The virtual-reality era officially begins on Monday. Facebook will start selling its $599 Rift, a VR headset it believes will change our lives — again.
For decades, the Internet has been like the Wild West, with anonymous users creating racist or hate-filled posts. Now the world’s largest social networks are doing something about it.
The website has only been available to the public for a little over a month, but it’s already gaining attention among tech elite.
Add in the benefits, the perks, and the transportation tech workers get for free, and the value of their salaries jumps up to 20 percent.
That controversial research into how posts affect users’ emotions is just latest in a long line of privacy flaps — and apologies — for the social networking giant.
Toyota Motor Corp. and Audi AG are throwing their hats into the ring of potential suppliers of self-driving vehicles.
Both auto makers confirmed on Thursday that they will be demonstrating autonomous-driving features at the Consumer Electronics Show in the coming week, signaling a new effort to raise the technology’s profile among consumers.
In a preview video posted to its website on Thursday, Toyota showed a five-second clip of one of its Lexus brand cars outfitted with various sensors and the caption, “Lexus advanced active safety research vehicle is leading the industry into a new automated era.”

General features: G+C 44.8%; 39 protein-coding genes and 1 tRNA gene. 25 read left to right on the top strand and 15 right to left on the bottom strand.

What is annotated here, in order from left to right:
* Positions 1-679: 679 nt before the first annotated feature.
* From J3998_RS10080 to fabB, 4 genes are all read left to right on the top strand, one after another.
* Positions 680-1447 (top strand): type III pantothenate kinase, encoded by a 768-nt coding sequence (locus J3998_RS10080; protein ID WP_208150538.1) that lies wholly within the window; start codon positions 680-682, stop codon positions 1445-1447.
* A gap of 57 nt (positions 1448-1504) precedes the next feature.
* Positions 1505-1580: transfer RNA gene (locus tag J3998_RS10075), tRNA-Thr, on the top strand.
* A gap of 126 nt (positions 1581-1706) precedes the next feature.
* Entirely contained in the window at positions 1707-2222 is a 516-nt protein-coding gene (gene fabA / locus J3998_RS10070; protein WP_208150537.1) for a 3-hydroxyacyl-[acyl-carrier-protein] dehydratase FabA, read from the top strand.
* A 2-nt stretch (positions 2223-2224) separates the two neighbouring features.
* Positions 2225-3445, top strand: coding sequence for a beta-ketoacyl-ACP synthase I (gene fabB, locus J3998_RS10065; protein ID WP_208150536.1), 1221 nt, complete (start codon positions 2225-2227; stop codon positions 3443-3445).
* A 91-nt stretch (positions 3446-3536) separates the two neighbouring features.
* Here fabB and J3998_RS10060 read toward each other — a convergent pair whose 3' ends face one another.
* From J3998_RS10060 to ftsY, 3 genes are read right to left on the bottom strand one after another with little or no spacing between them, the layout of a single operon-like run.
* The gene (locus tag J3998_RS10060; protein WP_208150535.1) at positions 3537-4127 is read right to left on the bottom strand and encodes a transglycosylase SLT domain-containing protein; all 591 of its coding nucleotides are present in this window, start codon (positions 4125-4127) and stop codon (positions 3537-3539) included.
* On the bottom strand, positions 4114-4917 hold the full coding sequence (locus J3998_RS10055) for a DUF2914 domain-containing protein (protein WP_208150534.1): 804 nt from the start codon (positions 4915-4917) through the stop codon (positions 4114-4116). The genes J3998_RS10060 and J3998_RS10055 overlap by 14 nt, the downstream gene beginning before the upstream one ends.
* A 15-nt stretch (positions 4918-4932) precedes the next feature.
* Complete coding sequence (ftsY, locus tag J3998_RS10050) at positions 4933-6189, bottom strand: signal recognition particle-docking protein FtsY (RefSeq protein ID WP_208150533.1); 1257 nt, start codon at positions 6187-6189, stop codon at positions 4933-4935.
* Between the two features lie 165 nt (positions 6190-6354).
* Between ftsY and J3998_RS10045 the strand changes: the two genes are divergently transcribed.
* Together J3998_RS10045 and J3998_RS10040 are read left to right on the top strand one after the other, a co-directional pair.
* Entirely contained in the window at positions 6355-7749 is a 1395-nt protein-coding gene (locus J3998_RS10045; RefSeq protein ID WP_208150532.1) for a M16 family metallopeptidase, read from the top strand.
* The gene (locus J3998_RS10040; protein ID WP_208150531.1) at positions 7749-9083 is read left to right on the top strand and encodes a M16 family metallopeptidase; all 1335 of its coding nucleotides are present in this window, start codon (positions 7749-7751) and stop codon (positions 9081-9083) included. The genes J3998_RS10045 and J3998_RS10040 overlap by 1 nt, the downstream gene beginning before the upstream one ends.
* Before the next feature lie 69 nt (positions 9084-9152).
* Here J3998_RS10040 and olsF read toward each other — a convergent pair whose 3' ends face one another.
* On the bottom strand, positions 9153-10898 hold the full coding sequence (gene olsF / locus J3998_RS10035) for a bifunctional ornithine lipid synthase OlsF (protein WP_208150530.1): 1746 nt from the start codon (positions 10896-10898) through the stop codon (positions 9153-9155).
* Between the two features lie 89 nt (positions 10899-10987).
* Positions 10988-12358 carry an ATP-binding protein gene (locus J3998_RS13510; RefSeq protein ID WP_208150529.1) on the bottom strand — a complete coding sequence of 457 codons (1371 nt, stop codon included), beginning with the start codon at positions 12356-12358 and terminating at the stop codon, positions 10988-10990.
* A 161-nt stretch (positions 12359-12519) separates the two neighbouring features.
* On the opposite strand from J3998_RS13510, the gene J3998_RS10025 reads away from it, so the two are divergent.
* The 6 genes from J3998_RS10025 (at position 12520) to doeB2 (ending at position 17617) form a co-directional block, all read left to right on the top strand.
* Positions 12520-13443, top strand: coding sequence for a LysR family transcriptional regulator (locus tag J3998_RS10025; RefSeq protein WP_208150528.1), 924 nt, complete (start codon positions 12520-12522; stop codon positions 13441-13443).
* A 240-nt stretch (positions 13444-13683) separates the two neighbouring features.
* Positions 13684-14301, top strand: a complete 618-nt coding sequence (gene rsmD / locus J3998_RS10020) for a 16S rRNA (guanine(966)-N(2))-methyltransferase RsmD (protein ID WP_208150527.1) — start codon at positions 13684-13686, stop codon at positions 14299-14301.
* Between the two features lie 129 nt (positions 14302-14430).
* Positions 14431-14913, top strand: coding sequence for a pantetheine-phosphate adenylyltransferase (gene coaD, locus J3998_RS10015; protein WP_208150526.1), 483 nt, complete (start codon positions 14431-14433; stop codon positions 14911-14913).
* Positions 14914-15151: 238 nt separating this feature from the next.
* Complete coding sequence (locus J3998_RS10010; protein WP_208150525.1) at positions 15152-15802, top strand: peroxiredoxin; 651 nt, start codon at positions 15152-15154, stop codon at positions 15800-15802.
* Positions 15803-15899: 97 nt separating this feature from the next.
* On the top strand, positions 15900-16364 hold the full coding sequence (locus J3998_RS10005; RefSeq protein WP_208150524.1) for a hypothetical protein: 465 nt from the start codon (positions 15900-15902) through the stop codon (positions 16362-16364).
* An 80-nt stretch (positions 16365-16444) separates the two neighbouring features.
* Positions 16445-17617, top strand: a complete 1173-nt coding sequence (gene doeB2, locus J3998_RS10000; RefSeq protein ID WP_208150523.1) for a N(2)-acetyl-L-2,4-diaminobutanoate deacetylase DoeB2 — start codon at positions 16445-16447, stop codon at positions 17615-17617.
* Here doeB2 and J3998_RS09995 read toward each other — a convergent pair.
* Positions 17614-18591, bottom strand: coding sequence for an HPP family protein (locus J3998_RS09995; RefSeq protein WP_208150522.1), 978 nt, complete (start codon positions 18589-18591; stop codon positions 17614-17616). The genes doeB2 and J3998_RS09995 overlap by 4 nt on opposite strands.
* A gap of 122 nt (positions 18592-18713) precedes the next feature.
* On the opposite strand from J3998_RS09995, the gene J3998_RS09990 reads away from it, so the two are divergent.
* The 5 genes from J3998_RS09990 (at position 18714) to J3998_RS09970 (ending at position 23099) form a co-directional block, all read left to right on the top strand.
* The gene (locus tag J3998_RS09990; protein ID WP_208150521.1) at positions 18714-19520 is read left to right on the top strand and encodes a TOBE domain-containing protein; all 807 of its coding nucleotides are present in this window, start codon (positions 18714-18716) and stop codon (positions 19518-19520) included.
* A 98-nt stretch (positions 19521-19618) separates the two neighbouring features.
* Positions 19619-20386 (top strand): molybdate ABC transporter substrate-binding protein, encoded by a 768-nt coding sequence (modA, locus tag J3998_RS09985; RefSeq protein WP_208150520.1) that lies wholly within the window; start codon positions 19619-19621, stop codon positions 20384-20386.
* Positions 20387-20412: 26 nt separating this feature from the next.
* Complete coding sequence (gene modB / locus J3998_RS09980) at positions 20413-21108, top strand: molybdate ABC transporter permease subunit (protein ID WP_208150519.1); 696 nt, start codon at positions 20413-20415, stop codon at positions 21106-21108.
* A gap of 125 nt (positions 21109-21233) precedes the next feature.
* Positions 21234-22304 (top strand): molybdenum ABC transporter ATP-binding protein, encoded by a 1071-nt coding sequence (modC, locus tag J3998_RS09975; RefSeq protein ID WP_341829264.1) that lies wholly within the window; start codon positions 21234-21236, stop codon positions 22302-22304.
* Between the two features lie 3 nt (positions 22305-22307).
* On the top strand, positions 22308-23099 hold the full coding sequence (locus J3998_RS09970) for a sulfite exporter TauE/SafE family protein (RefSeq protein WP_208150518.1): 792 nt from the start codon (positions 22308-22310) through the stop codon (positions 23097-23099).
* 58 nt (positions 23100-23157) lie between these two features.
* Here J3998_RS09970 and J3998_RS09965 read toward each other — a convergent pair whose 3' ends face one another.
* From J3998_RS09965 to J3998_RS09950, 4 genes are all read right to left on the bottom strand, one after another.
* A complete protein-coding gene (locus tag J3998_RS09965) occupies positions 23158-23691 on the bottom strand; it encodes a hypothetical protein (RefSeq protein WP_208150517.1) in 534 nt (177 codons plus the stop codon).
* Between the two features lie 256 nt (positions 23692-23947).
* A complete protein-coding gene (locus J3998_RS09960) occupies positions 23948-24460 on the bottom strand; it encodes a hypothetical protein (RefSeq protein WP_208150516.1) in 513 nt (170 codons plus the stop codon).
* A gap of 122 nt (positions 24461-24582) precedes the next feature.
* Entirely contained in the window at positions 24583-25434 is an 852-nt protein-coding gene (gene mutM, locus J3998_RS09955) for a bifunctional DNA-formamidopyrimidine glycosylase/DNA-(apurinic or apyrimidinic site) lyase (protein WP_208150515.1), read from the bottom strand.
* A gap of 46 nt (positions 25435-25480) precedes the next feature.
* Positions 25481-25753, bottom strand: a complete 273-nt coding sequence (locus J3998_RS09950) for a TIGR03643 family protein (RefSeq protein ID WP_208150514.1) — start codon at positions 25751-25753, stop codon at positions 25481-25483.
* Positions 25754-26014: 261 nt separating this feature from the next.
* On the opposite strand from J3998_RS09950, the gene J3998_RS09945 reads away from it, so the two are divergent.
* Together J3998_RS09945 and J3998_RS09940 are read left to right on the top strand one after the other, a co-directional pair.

Some of San Francisco’s boutique movie theaters have found a new way to boost revenue: become a nonprofit or rely on financial support from nonprofit groups.
In recent years, the Roxie Theater has become a nonprofit, while the Balboa Theatre and the Vogue Theatre have started using more dollars from a nonprofit organization for maintenance and upgrades. Of the roughly 20 movie theaters in the city, about half aren’t part of a theater chain, according to theater executives.
Any geek can tell you that battery life hasn’t kept up with gadget innovations. But not to worry: Inventors are figuring out how to turn geeks into batteries.
While most gadget lovers hunt for empty wall sockets to charge their devices, Kevin Bartholomew just plugs his cellphone into his hip. That is where he keeps a nine-inch device looped around his belt that converts the kinetic energy of his motion into enough power to keep his devices running.
Mr. Bartholomew’s tube-shaped personal energy generator, called the nPower PEG, can turn 15 minutes of walking into a minute of phone talk time.
When Whole Foods Market Inc. opened a store in San Francisco’s Haight-Ashbury early this year, many locals and community leaders hoped it would help improve a grungy corner of their famous neighborhood. Nearly a year later, they’re still waiting.
Since the upscale market opened in February across from a section of Golden Gate Park known as Alvord Lake, known for attracting drug dealers and homeless people, crime within a 500-foot radius of the store has shot up, according to the San Francisco Police Department. At the same time, Whole Foods hasn’t lifted the overall neighborhood’s business prospects, sales-tax receipts data from the San Francisco Comptroller’s Office show.
Apple plans to close some of its retail stores for at least an hour Wednesday, according to two people familiar with the matter, a gesture that coincides with the companyâ€™s planned celebration of co-founder Steve Jobsâ€™s life at its headquarters.
Retail employees were informed that a private company event was scheduled and that the retail stores will temporarily close during that time, according to two people who work for Apple but arenâ€™t authorized to speak on its behalf. One of the employees said the event would last for up to three hours.